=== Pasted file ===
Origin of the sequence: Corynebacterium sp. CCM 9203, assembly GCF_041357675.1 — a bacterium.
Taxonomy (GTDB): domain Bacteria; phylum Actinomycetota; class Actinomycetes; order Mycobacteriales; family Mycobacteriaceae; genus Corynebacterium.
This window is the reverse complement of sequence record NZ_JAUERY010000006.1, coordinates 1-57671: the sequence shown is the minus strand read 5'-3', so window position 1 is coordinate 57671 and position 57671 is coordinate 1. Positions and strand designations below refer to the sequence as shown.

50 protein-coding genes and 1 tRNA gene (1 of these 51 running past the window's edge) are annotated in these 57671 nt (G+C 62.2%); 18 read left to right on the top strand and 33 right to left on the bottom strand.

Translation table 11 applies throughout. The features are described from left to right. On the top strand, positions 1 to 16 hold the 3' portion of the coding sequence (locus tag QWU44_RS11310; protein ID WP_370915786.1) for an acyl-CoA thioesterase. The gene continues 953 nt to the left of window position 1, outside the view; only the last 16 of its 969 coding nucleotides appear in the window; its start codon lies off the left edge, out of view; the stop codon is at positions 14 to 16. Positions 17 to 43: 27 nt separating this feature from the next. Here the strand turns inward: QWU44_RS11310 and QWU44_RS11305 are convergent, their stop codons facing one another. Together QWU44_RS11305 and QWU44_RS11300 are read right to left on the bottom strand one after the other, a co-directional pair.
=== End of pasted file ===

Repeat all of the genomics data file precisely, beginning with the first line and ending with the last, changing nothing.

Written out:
Origin of the sequence: Corynebacterium sp. CCM 9203, assembly GCF_041357675.1 — a bacterium.
Taxonomy (GTDB): domain Bacteria; phylum Actinomycetota; class Actinomycetes; order Mycobacteriales; family Mycobacteriaceae; genus Corynebacterium.
This window is the reverse complement of sequence record NZ_JAUERY010000006.1, coordinates 1-57671: the sequence shown is the minus strand read 5'-3', so window position 1 is coordinate 57671 and position 57671 is coordinate 1. Positions and strand designations below refer to the sequence as shown.

50 protein-coding genes and 1 tRNA gene (1 of these 51 running past the window's edge) are annotated in these 57671 nt (G+C 62.2%); 18 read left to right on the top strand and 33 right to left on the bottom strand.

Translation table 11 applies throughout. The features are described from left to right. On the top strand, positions 1 to 16 hold the 3' portion of the coding sequence (locus tag QWU44_RS11310; protein ID WP_370915786.1) for an acyl-CoA thioesterase. The gene continues 953 nt to the left of window position 1, outside the view; only the last 16 of its 969 coding nucleotides appear in the window; its start codon lies off the left edge, out of view; the stop codon is at positions 14 to 16. Positions 17 to 43: 27 nt separating this feature from the next. Here the strand turns inward: QWU44_RS11310 and QWU44_RS11305 are convergent, their stop codons facing one another. Together QWU44_RS11305 and QWU44_RS11300 are read right to left on the bottom strand one after the other, a co-directional pair.